Glad you didn’t fall for it and lose any money.

  • Reply boomie |

    Type the phone number into Google and you’ll quickly find out who it is. Plus, you can file a complaint. Try it and let us know what pops up. Thanks.

  • Reply Mark |

    You can always look up the number using a Reverse Directory lookup, such as whitepages.com.

    Anytime I get a number that I don’t recognize, I always do a reverse lookup to verify the number.

    Good advice on calling the company itself.

  • Reply Tricia |

    Mark – in this case, the call came up Unknown. But I have used reverse lookup sites before to try to make sure certain callers are who they say they are.

  • Reply c |

    I have a Citi Card, and I got a call from them earlier this year. I forget the specifics of the call (I think it might have been related to fraud prevention).

    But anyway they asked me to verify something and I said, wait a minute, how do I know who you are? The operator was very polite and told me that she understands my concern, and if it would make me feel better I could call the number on the back of my card, and I would be automatically redirected to her department. I did. It was cool.

  • Reply nstuff |

    A few days ago, I had a voice mail waiting for me from Citi Card’s fraud department. All they left was an 877 number, some confirmation number, and that I should call them back by the following day. Not trusting the message, i looked up Citi’s fraud proteciton number on their website and the 800 number was different. I called the number on the website and they confirmed they were trying to get a hold of me to confirm some charges i made while traveling out of state the day prior.

    I would never call a number provided over the phone, but rather look it up myself. Even if it means i have to be transfered several times to get to the correct department, I at least know it is safe.

  • Reply Ferin |

    Got a call like this from Capitol One’s fraud dept. It was legit, but I sent them a message asking them not to do that kind fo thing, it’d be all too easy for people to ignore legit fraud alerts cause they thought it was a scammer. What they should do is just ask you to call the number on your card, and then have an easy way to navigate to the fraud people from the menu. I.E. “if our fraud dept. asked you to call, press one.”

  • Reply Damien Hurst |

    I like your list. I have one topic that I’ll make special mention of.

    Please don’t believe the agent’s claim that their “phone system is complicated” as their excuse for not displaying a caller ID number on your telephone.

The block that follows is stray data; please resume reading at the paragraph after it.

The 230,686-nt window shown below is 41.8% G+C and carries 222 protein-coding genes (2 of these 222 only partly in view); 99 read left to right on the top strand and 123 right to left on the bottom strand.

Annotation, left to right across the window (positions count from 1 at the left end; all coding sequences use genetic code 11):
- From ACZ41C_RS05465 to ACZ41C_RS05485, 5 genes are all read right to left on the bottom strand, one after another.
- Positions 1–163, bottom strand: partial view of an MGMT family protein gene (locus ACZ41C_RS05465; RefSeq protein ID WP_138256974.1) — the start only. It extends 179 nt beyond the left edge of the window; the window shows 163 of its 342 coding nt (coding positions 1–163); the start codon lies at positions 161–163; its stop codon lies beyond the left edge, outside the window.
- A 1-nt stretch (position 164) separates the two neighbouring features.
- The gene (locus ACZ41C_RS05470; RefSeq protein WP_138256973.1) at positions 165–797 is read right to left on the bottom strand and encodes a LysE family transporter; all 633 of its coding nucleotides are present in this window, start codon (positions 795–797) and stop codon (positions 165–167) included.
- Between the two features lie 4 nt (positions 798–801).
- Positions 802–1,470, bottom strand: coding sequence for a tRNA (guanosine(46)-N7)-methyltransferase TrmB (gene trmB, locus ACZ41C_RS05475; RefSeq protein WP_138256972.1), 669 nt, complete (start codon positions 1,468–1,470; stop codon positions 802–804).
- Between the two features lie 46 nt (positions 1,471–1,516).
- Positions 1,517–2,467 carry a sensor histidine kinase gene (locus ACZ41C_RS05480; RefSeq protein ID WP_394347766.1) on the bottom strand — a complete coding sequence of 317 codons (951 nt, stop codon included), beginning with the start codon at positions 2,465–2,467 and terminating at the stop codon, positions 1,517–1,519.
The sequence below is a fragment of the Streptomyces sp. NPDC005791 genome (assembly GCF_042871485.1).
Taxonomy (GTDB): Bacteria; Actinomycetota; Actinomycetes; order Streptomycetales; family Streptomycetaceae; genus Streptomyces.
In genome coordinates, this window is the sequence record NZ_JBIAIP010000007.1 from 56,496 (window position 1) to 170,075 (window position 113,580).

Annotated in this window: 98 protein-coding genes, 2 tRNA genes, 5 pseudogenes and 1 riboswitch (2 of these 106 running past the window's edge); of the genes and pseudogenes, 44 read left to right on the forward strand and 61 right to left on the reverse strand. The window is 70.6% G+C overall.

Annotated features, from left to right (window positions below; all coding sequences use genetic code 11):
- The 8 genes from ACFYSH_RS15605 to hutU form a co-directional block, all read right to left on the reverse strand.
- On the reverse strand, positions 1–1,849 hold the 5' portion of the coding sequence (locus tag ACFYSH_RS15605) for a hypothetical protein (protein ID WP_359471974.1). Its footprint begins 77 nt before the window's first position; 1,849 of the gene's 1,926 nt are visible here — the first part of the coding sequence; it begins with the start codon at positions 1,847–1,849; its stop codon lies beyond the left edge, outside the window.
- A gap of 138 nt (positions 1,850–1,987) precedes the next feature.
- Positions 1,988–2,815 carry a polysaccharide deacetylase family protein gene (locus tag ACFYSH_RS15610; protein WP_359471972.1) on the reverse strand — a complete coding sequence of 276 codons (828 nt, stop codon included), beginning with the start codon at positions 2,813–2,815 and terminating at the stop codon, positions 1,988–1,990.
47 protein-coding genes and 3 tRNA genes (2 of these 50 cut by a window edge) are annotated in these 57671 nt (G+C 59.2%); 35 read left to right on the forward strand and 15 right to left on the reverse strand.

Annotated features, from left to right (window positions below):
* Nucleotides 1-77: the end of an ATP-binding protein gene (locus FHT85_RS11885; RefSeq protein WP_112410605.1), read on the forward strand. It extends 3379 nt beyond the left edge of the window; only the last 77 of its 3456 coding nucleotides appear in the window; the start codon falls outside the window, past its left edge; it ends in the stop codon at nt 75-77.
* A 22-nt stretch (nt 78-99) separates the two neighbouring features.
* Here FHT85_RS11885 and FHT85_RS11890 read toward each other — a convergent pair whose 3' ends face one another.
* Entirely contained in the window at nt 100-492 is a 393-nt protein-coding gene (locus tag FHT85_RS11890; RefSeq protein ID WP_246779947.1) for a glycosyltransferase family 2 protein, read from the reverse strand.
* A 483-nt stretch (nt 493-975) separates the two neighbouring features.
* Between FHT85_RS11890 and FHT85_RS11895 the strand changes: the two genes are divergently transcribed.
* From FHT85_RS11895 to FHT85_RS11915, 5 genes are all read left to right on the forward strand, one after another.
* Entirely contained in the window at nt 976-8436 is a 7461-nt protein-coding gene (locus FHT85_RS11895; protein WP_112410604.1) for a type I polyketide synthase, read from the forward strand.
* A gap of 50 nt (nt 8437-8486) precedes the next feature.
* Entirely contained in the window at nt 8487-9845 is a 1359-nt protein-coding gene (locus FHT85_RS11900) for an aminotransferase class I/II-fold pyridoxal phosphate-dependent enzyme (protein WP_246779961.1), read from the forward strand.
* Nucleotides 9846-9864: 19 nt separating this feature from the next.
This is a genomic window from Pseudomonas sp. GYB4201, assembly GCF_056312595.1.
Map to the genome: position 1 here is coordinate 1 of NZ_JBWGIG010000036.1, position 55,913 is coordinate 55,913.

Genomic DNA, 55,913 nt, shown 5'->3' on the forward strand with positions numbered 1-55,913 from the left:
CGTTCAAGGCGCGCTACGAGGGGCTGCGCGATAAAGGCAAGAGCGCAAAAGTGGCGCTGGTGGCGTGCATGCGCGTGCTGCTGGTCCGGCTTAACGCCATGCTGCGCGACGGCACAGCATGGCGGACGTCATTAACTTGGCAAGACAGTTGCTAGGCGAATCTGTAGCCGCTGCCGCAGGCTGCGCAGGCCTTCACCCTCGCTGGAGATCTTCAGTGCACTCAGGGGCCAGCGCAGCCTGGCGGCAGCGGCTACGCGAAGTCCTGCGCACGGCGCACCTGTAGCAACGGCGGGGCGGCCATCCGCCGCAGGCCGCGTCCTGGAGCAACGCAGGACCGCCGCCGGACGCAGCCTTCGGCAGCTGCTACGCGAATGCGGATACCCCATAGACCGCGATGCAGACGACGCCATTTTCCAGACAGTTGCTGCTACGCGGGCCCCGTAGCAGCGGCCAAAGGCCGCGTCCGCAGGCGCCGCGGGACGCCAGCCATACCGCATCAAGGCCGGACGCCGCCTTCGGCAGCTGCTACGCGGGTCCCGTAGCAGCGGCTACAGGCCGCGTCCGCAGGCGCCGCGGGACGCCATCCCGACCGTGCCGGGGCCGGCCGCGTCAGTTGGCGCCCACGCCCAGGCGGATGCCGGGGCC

Over the past fifteen years, I have worked for much larger phone operations than these companies call centers, and my teams have set up many multi-line call systems across multiple locations in multiple countries.

    If the company that hires me wants to me make a number public when their operators make outbound calls, I can do it. In some cases, it’s a little more hassle than in others–but by no means is it so “complicated” as to be undoable.

    It is a deliberate decision by the credit card company to _not_ present a number to your caller ID display.

    Many call centers choose to do this because they do not want to receive any inbound calls. They take this step largely to make it more difficult for you to contact them in the event you are dissatisfied with their service.

  • Reply Susan |

    Excellent tips, you have done a great job. Absolutely, these was much needed tips for me. i have been called several times by my credit card employees for different activities. Now this post surely will help me to get rid from those employee who usually waste valuable time. Thanks again.

  • Reply CreditCredible |

    Good piece, great advice, vital information. Go with your gut instincts and take the necessary precautions. It can never hurt to take the steps needed to give you ultimate comfort.

  • Reply Lookup Reverse |

    Thats what I thought and you really helped me prove my point with this post. I cant wait to show my friend so he can see he was wrong. – Walter

  • Reply Robbin |

    Great Article. piece , I am thankful for the specifics ! Does someone know where I would be able to get a fillable a form version to edit ?

So, what do you think ?